Empires of Crap - Billy Bowles: Teen Prince Of Florida

Imagine if a person tried to live their dreams only to discover that they actually were a charismatic leader, a talented pirate, and a surprisingly good escape artist. That's the story of Willam Augustus Bowles, aspiring King of Florida, who lived one of the coolest lives of the 18th century before his own delusions of grandeur ate him alive ...

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After years of pouring millions and millions of dollars into big-budget series and Oscar-bait movies, Netflix has finally discovered that what viewers really want are goofy game shows and creepy Polish erotica. On the game show front, one of the biggest shows in the world right now is Floor is Lava, which takes the classic children's game that devastated many a coffee table, and updates it for adult contestants. Teams compete to win $10,000 by hopping across a room from object to object without falling prey to the slimy red "lava" below. There's really no overarching theme to the show other than bubbling lava and the occasional cracked rib ...

... Or is there?

The first season of the show has five different rooms; The Basement, The Kitchen, The Bedroom, The Study, and The Planetarium. While no one ever comments on this, and the show has no story to speak of, several rooms contain references to various conspiracy theories. Some are super-obvious -- there's a Yeti in The Study and pulling a rope in The Basement reveals an alien corpse inside an Egyptian sarcophagus.

Is Netflix's 'Floor Is Lava' Secretly A Conspiracy Theory Show?

But the basement is also filled with objects that fringe groups have suggested contain secret extraterrestrial ties a pyramid, the Easter Island heads, and the Ark of the Covenant.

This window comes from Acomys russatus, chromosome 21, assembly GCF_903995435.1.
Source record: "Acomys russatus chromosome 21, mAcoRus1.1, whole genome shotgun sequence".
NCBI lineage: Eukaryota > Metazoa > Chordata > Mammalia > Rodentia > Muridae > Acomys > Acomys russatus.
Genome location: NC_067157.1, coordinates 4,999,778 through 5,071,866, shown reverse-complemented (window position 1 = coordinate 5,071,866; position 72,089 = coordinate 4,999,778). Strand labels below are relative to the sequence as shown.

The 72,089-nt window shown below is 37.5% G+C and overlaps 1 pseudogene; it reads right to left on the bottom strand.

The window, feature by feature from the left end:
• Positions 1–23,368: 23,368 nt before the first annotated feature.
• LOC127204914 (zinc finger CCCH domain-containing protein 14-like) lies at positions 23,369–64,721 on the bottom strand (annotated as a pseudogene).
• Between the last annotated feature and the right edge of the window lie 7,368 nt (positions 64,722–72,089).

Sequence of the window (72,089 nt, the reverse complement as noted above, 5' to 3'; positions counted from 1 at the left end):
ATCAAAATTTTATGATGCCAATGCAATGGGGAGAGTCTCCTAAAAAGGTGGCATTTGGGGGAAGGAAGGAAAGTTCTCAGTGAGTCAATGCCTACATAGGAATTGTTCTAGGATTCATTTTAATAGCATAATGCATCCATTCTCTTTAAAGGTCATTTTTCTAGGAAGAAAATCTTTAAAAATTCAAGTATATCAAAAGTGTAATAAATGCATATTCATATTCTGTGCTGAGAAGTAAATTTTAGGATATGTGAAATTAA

Is Netflix's 'Floor Is Lava' Secretly A Conspiracy Theory Show?

Similarly, the Planetarium features model planets, which are all round -- except for Earth, which is flat.

Is Netflix's 'Floor Is Lava' Secretly A Conspiracy Theory Show?

The Kitchen contains the clue: "Pizza is the key." This helps contestants find a literal key inside of a pizza oven. But given the multitude of nods to tinfoil hat-level paranoid delusions, could this be a reference to ... Pizzagate??


Even the show's loose premise that a home has been engulfed in lava could itself point to a real-life conspiracy theory; there are alarmingly frequent (and bogus) reports that the supervolcano beneath Yellowstone park is on the brink of eruption, and will destroy the United States. So perhaps all of these conspiracy references are meant to clue us into the metanarrative that drives the very premise of the show? Of course, it's also possible that with no sports, movie theaters, and little human interaction, our brains are searching for meaning in even the most disposable forms of entertainment to keep from drifting into panicked thoughts of existential dread. Either way, it's fun to watch grown-ups fall into a pit of mysterious goo.

You (yes, you) should follow JM on Twitter! And check out the podcast Rewatchability

Top Image: Netflix

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